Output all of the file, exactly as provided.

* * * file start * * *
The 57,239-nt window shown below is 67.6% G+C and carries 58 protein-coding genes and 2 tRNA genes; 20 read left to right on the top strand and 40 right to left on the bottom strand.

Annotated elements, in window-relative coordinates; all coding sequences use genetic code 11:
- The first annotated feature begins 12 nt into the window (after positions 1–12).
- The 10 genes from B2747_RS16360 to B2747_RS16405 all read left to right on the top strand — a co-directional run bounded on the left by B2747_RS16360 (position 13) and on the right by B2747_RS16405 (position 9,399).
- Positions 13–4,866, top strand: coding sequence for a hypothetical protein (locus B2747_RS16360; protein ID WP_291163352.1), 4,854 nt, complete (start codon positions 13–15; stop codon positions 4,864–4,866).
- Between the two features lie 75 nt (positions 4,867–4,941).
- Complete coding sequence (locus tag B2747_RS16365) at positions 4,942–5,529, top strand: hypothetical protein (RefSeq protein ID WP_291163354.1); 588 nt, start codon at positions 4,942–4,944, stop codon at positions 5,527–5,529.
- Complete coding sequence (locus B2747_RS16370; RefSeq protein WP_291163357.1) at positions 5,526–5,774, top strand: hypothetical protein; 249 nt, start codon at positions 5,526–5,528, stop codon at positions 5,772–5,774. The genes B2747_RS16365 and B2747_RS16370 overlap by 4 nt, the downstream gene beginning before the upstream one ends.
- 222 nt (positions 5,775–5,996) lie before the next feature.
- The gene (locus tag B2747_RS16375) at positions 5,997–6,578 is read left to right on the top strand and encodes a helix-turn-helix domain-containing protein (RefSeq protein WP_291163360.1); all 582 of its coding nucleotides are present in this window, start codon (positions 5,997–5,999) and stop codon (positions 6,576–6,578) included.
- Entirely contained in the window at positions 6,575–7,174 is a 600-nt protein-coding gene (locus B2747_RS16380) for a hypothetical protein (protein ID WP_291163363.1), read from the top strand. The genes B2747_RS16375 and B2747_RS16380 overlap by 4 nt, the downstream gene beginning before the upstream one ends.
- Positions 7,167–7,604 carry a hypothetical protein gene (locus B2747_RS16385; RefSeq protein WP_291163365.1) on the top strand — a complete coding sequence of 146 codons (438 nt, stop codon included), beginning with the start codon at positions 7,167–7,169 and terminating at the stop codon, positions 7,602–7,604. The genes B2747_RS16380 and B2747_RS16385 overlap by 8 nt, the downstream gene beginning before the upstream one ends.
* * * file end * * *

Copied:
The 57,239-nt window shown below is 67.6% G+C and carries 58 protein-coding genes and 2 tRNA genes; 20 read left to right on the top strand and 40 right to left on the bottom strand.

Annotated elements, in window-relative coordinates; all coding sequences use genetic code 11:
- The first annotated feature begins 12 nt into the window (after positions 1–12).
- The 10 genes from B2747_RS16360 to B2747_RS16405 all read left to right on the top strand — a co-directional run bounded on the left by B2747_RS16360 (position 13) and on the right by B2747_RS16405 (position 9,399).
- Positions 13–4,866, top strand: coding sequence for a hypothetical protein (locus B2747_RS16360; protein ID WP_291163352.1), 4,854 nt, complete (start codon positions 13–15; stop codon positions 4,864–4,866).
- Between the two features lie 75 nt (positions 4,867–4,941).
- Complete coding sequence (locus tag B2747_RS16365) at positions 4,942–5,529, top strand: hypothetical protein (RefSeq protein ID WP_291163354.1); 588 nt, start codon at positions 4,942–4,944, stop codon at positions 5,527–5,529.
- Complete coding sequence (locus B2747_RS16370; RefSeq protein WP_291163357.1) at positions 5,526–5,774, top strand: hypothetical protein; 249 nt, start codon at positions 5,526–5,528, stop codon at positions 5,772–5,774. The genes B2747_RS16365 and B2747_RS16370 overlap by 4 nt, the downstream gene beginning before the upstream one ends.
- 222 nt (positions 5,775–5,996) lie before the next feature.
- The gene (locus tag B2747_RS16375) at positions 5,997–6,578 is read left to right on the top strand and encodes a helix-turn-helix domain-containing protein (RefSeq protein WP_291163360.1); all 582 of its coding nucleotides are present in this window, start codon (positions 5,997–5,999) and stop codon (positions 6,576–6,578) included.
- Entirely contained in the window at positions 6,575–7,174 is a 600-nt protein-coding gene (locus B2747_RS16380) for a hypothetical protein (protein ID WP_291163363.1), read from the top strand. The genes B2747_RS16375 and B2747_RS16380 overlap by 4 nt, the downstream gene beginning before the upstream one ends.
- Positions 7,167–7,604 carry a hypothetical protein gene (locus B2747_RS16385; RefSeq protein WP_291163365.1) on the top strand — a complete coding sequence of 146 codons (438 nt, stop codon included), beginning with the start codon at positions 7,167–7,169 and terminating at the stop codon, positions 7,602–7,604. The genes B2747_RS16380 and B2747_RS16385 overlap by 8 nt, the downstream gene beginning before the upstream one ends.